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  • (3,5-dibromo-4-hydroxyphenyl)-(2-ethyl-1-benzofuran-3-yl)methanone
External links
AHFS/Drugs.comInternational Drug Names
Chemical and physical data
Molar mass424.088 g·mol−1
3D model (JSmol)
Melting point161 to 163 °C (322 to 325 °F)
  • Brc1cc(cc(Br)c1O)C(=O)c2c3ccccc3oc2CC

Benzbromarone is a medication used in the treatment of gout.[1][2] Its benefits are similar to allopurinal and likely better than probenecid.[2] It may be used when allopurinol, the first-line treatment, fails or produces intolerable side effects. Onset of effects is in a few weeks.[1]

About 1 in 1000 people develop liver problems, which generally occur after more than a month of use.[1] It is a nonpurine inhibitor of xanthine oxidase.[1] It is structurally related to the antiarrhythmic amiodarone.[1][3]

Benzbromarone has been approved for medical use in parts of Europe and Asia in the 1970s.[1][4] It has never been approved in the United States due to concerns regarding side effects.[1]

Mechanism of action

Benzbromarone is a very potent inhibitor of CYP2C9.[3][5] Several analogues of the drug have been developed as CYP2C9 and CYP2C19 inhibitors for use in research.[6][7]


Benzbromarone was introduced in the 1970s and was viewed as having few associated serious adverse reactions. It was registered in about 20 countries throughout Europe, Asia and South America.

In 2003, the drug was withdrawn by Sanofi-Synthélabo, after reports of serious hepatotoxicity, although it is still marketed in several countries by other drug companies.[4]


  1. 1.0 1.1 1.2 1.3 1.4 1.5 1.6 "Benzbromarone". LiverTox: Clinical and Research Information on Drug-Induced Liver Injury. National Institute of Diabetes and Digestive and Kidney Diseases. 2017. Archived from the original on 4 October 2022. Retrieved 3 April 2023.
  2. 2.0 2.1 Kydd, Alison SR; Seth, Rakhi; Buchbinder, Rachelle; Edwards, Christopher J; Bombardier, Claire (2014-11-14). "Uricosuric medications for chronic gout". Cochrane Database of Systematic Reviews (11): CD010457. doi:10.1002/14651858.cd010457.pub2. ISSN 1465-1858. PMID 25392987.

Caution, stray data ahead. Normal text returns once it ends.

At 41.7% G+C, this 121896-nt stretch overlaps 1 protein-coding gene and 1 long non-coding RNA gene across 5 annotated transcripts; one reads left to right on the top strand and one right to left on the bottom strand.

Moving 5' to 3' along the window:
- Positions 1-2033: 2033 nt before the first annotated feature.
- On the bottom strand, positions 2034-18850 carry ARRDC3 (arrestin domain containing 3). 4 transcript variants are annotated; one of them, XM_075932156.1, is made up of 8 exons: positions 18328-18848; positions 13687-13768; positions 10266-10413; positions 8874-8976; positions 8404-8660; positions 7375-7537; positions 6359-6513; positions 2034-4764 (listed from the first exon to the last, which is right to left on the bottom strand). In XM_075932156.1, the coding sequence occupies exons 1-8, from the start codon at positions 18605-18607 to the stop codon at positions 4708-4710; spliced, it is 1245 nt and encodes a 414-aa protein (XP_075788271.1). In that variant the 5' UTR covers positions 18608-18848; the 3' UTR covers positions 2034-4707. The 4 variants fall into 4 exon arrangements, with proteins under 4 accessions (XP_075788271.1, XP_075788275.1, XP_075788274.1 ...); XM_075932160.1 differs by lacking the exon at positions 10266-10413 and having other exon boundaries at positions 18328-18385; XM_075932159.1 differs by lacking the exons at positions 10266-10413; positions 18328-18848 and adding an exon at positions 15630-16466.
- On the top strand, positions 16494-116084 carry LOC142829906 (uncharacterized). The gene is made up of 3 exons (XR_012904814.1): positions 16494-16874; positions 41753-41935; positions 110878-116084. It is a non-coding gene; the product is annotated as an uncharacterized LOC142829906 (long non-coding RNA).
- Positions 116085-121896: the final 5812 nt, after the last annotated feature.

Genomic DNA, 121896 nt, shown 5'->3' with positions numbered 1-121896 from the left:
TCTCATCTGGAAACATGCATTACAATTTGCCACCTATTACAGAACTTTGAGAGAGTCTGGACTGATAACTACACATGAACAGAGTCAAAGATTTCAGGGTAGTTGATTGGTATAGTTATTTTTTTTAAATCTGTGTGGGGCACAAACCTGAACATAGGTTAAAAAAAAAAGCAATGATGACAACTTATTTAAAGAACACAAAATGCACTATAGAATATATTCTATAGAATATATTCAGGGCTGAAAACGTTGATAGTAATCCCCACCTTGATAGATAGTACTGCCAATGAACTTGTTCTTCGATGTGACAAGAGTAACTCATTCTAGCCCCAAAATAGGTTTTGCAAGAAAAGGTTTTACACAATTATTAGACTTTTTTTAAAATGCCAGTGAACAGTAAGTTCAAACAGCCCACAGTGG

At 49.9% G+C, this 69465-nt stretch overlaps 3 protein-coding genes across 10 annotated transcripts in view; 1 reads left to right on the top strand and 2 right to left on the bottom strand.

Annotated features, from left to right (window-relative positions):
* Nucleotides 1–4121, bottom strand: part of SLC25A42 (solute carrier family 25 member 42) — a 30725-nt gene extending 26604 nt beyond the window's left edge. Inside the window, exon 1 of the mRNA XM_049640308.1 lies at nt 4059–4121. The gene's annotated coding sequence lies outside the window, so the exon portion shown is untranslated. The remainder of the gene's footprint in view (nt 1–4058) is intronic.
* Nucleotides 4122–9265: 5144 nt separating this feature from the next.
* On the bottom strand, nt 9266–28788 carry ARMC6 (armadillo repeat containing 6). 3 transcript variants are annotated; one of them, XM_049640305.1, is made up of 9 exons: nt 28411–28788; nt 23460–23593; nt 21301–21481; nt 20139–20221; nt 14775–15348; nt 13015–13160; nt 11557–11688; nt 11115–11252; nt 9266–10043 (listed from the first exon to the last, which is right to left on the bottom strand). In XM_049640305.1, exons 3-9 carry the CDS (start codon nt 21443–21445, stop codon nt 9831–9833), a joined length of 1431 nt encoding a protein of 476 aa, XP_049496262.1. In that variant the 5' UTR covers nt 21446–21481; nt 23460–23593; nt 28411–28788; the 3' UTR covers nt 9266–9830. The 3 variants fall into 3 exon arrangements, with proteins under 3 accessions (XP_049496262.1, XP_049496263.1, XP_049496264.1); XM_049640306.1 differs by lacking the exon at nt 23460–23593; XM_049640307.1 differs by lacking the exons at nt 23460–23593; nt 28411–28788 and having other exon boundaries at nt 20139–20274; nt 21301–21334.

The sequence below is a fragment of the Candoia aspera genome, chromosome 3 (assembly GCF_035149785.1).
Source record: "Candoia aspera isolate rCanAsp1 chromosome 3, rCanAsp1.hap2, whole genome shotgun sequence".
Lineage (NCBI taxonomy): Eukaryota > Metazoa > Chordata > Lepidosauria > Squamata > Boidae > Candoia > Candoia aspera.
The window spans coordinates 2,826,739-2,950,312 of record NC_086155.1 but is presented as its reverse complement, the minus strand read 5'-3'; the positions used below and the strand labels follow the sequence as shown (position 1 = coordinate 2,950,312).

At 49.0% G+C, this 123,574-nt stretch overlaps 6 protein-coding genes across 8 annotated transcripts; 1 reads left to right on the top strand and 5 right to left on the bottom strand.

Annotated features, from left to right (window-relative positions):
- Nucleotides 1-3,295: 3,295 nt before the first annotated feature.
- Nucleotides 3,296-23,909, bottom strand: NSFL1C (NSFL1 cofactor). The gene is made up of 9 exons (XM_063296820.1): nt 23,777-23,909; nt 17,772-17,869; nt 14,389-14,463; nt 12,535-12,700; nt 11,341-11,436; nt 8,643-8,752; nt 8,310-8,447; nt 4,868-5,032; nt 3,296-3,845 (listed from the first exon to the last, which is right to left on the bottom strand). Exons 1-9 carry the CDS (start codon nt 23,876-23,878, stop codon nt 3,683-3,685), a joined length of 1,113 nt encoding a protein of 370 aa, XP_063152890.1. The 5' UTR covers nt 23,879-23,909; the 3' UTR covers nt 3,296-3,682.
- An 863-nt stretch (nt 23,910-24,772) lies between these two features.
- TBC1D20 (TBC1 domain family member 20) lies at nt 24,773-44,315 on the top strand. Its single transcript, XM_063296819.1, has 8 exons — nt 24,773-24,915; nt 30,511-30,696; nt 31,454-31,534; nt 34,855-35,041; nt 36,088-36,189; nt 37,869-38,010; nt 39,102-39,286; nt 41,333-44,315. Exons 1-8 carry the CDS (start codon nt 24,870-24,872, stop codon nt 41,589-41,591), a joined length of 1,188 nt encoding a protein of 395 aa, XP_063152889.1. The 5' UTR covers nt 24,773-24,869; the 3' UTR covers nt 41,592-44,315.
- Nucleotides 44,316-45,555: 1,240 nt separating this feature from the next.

3. 3.0 3.1 Kumar V, Locuson CW, Sham YY, Tracy TS (October 2006). "Amiodarone analog-dependent effects on CYP2C9-mediated metabolism and kinetic profiles". Drug Metabolism and Disposition. 34 (10): 1688–96. doi:10.1124/dmd.106.010678. PMID 16815961.
  4. 4.0 4.1 Lee MH, Graham GG, Williams KM, Day RO (2008). "A benefit-risk assessment of benzbromarone in the treatment of gout. Was its withdrawal from the market in the best interest of patients?". Drug Safety. 31 (8): 643–65. doi:10.2165/00002018-200831080-00002. PMID 18636784. S2CID 1204662.
  5. Hummel MA, Locuson CW, Gannett PM, Rock DA, Mosher CM, Rettie AE, Tracy TS (September 2005). "CYP2C9 genotype-dependent effects on in vitro drug-drug interactions: switching of benzbromarone effect from inhibition to activation in the CYP2C9.3 variant". Molecular Pharmacology. 68 (3): 644–51. doi:10.1124/mol.105.013763. PMC 1552103. PMID 15955872.
  6. Locuson CW, Rock DA, Jones JP (June 2004). "Quantitative binding models for CYP2C9 based on benzbromarone analogues". Biochemistry. 43 (22): 6948–58. CiteSeerX doi:10.1021/bi049651o. PMID 15170332.
  7. Locuson CW, Suzuki H, Rettie AE, Jones JP (December 2004). "Charge and substituent effects on affinity and metabolism of benzbromarone-based CYP2C19 inhibitors". Journal of Medicinal Chemistry. 47 (27): 6768–76. doi:10.1021/jm049605m. PMID 15615526.

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